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Malaysia faces several challenges in growth trajectory: Moody’s

29 Apr 2020 / 14:23 H.

KUALA LUMPUR: Malaysia is currently facing several challenges in continuing its growth trajectory, despite having made commendable progress over the past four decades, said Moody’s Analytics.

In a research note today, it said the challenges include income inequality -- a growing issue among Malaysian states, particularly between the richer manufacturing hubs and states that rely on agriculture and other natural resources like palm oil and mining.

“The country’s aging population appears to exacerbate this, as younger workers migrate to urban areas while the older population moves back to rural areas to retire,” it said.

It said Malaysia has also struggled to move up the value chain, and there are concerns of the country being stuck in the “middle income trap”-- unable to sustain high rates of growth to reach high-income status.

While manufacturing continues to drive economic growth, Moody’s Analytics said Malaysia is moving towards diversifying its economy through services such as tourism and Islamic banking.

“Prevailing demographic and human capital trends, however, indicate that urbanised areas would disproportionately benefit from this change in industry composition, widening the income gap between the states,” it said.

On long-term projection, Moody’s Analytics said Malaysia needs to adapt to broader trends, as being a net exporter of petroleum and palm oil, it is heavily dependent on volatile commodity prices and changes in global demand.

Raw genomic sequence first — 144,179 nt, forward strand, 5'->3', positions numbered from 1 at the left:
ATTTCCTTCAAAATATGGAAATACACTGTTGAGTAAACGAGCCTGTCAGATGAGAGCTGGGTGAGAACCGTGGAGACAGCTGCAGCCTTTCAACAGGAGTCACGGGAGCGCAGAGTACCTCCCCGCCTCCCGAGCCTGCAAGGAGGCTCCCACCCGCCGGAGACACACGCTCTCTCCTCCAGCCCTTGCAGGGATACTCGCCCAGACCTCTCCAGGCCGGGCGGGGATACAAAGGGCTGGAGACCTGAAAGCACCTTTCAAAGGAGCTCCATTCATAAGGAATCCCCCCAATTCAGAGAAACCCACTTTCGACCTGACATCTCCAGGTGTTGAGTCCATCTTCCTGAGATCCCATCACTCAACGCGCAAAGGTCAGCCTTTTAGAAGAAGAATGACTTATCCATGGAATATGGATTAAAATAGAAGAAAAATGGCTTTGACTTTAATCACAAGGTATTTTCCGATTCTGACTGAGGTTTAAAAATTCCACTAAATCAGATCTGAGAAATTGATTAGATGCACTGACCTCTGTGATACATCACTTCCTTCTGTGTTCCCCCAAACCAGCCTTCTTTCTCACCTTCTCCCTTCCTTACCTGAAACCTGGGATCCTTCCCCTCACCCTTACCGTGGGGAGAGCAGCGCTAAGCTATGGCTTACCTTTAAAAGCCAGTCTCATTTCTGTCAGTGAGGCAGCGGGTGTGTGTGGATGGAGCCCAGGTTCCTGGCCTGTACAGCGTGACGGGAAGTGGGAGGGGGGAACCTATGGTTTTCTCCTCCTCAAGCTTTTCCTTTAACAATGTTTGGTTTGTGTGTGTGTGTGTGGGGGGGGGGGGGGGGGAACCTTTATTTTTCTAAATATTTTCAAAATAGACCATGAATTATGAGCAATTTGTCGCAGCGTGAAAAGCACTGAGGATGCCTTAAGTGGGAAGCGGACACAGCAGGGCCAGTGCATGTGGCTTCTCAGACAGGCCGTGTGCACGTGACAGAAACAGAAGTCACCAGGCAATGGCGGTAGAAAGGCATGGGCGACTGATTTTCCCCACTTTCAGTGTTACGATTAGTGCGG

“However, crude oil’s share of exports has decreased steadily from a high of 6.5 per cent in 2008 to 3.7 per cent in 2018, while palm oil’s share has increased from 3.6 per cent in 2005 to a peak of 8.5 per cent in 2011, before falling back to 3.9 per cent in 2018.

“There has also been a move by key trading partners towards more environmentally friendly products.

“The European Union (EU), for instance, is looking at imposing new limits on food contaminants in refined fats and oils, including palm oil,” it said.

Meanwhile, Moody’s Analytics said the crude oil industry is also challenged by demand for cleaner energy.

“Malaysia has plans to diversify its energy sources, but on palm oil, it is planning to challenge the EU in the World Trade Organisation, rather than adapting to trends,” it added. -Bernama

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